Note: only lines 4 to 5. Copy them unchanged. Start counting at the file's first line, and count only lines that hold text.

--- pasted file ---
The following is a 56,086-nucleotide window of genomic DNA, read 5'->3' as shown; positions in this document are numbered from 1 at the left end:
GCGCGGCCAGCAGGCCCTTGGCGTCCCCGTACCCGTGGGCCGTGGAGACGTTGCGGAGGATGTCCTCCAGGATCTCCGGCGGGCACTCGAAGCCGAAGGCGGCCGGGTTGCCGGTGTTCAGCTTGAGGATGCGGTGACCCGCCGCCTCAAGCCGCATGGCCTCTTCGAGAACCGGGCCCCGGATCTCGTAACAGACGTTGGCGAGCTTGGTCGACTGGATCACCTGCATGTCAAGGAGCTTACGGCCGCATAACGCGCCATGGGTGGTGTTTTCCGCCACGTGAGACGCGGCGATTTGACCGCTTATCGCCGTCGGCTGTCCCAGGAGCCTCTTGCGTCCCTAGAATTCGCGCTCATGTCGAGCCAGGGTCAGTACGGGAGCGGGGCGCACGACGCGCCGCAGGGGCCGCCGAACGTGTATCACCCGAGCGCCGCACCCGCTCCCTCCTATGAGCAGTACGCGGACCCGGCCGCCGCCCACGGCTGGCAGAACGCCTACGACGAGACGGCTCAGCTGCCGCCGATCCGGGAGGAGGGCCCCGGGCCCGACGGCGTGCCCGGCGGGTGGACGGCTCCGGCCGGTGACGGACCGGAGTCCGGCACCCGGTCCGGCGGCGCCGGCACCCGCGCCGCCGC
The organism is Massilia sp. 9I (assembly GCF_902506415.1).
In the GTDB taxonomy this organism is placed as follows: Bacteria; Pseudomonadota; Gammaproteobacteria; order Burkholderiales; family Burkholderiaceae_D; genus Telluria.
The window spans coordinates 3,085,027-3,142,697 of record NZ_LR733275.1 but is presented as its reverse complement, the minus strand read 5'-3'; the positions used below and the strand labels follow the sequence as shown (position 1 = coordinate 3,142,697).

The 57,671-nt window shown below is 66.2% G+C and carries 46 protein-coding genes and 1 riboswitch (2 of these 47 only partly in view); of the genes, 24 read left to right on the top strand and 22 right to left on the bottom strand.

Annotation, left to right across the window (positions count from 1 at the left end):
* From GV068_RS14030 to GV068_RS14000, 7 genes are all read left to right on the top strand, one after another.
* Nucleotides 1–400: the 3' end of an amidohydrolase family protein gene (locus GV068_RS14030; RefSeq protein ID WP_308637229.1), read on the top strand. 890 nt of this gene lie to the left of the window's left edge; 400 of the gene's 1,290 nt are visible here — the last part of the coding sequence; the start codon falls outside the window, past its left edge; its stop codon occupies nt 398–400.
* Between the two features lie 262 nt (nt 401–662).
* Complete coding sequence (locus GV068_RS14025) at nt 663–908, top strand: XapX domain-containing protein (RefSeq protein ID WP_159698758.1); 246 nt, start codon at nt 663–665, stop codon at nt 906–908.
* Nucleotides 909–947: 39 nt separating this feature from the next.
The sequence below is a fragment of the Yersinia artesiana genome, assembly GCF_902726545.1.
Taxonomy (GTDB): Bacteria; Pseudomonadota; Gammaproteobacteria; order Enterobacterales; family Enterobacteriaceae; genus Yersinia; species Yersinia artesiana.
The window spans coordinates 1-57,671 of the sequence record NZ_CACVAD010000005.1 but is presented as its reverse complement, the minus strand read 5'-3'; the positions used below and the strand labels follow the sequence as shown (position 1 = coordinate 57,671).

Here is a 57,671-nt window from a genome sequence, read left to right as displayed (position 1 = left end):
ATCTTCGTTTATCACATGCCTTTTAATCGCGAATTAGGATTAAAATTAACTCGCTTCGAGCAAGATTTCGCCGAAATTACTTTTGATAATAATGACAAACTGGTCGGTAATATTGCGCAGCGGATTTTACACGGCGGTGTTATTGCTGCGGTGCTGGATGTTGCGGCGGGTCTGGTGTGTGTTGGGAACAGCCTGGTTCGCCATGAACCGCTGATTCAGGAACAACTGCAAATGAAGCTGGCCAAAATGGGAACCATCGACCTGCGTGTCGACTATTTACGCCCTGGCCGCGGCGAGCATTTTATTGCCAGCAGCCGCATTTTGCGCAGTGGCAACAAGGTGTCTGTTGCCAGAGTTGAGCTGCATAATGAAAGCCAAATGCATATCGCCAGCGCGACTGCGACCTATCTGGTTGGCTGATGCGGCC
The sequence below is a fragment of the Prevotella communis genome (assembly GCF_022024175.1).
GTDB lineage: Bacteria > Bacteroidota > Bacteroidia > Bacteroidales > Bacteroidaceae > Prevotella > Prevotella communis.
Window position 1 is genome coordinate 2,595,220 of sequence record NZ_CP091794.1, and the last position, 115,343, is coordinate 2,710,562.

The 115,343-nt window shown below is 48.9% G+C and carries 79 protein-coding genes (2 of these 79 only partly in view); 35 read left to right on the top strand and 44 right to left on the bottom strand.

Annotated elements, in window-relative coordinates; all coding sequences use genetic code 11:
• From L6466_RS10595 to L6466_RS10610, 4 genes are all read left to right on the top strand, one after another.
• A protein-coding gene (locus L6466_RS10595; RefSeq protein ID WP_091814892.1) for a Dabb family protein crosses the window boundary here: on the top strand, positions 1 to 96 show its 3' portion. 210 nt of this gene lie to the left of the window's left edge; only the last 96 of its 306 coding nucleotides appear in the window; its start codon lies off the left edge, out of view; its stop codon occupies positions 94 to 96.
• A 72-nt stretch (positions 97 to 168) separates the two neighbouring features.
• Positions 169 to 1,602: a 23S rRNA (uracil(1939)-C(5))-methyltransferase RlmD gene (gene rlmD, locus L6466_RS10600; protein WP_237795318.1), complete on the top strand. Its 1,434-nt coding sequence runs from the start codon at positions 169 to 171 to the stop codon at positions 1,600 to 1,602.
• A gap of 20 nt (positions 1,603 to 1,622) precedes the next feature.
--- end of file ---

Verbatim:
In the GTDB taxonomy this organism is placed as follows: Bacteria; Pseudomonadota; Gammaproteobacteria; order Burkholderiales; family Burkholderiaceae_D; genus Telluria.
The window spans coordinates 3,085,027-3,142,697 of record NZ_LR733275.1 but is presented as its reverse complement, the minus strand read 5'-3'; the positions used below and the strand labels follow the sequence as shown (position 1 = coordinate 3,142,697).